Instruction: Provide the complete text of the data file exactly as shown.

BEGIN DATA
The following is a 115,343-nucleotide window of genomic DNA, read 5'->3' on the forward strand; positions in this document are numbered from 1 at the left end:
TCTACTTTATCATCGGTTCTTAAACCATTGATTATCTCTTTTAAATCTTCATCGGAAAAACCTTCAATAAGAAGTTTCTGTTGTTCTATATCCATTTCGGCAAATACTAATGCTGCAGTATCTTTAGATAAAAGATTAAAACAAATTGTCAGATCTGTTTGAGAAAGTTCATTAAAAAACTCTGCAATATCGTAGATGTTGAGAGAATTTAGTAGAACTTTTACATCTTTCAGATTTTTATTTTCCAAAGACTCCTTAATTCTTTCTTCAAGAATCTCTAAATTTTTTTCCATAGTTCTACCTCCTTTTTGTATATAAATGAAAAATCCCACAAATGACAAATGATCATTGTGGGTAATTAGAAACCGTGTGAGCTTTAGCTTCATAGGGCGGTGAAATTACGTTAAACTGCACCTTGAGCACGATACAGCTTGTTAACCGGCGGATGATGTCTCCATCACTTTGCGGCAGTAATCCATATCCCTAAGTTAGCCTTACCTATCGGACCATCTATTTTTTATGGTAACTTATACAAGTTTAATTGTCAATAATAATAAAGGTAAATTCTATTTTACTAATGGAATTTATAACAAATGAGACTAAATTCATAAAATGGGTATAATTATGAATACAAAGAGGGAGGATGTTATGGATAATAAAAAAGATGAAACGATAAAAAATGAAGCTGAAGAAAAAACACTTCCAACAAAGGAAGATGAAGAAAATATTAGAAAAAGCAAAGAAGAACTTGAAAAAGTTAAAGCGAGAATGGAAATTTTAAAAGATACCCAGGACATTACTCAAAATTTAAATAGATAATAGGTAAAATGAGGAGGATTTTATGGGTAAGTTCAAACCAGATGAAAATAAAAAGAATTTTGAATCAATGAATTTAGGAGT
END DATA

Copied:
The following is a 115,343-nucleotide window of genomic DNA, read 5'->3' on the forward strand; positions in this document are numbered from 1 at the left end:
TCTACTTTATCATCGGTTCTTAAACCATTGATTATCTCTTTTAAATCTTCATCGGAAAAACCTTCAATAAGAAGTTTCTGTTGTTCTATATCCATTTCGGCAAATACTAATGCTGCAGTATCTTTAGATAAAAGATTAAAACAAATTGTCAGATCTGTTTGAGAAAGTTCATTAAAAAACTCTGCAATATCGTAGATGTTGAGAGAATTTAGTAGAACTTTTACATCTTTCAGATTTTTATTTTCCAAAGACTCCTTAATTCTTTCTTCAAGAATCTCTAAATTTTTTTCCATAGTTCTACCTCCTTTTTGTATATAAATGAAAAATCCCACAAATGACAAATGATCATTGTGGGTAATTAGAAACCGTGTGAGCTTTAGCTTCATAGGGCGGTGAAATTACGTTAAACTGCACCTTGAGCACGATACAGCTTGTTAACCGGCGGATGATGTCTCCATCACTTTGCGGCAGTAATCCATATCCCTAAGTTAGCCTTACCTATCGGACCATCTATTTTTTATGGTAACTTATACAAGTTTAATTGTCAATAATAATAAAGGTAAATTCTATTTTACTAATGGAATTTATAACAAATGAGACTAAATTCATAAAATGGGTATAATTATGAATACAAAGAGGGAGGATGTTATGGATAATAAAAAAGATGAAACGATAAAAAATGAAGCTGAAGAAAAAACACTTCCAACAAAGGAAGATGAAGAAAATATTAGAAAAAGCAAAGAAGAACTTGAAAAAGTTAAAGCGAGAATGGAAATTTTAAAAGATACCCAGGACATTACTCAAAATTTAAATAGATAATAGGTAAAATGAGGAGGATTTTATGGGTAAGTTCAAACCAGATGAAAATAAAAAGAATTTTGAATCAATGAATTTAGGAGT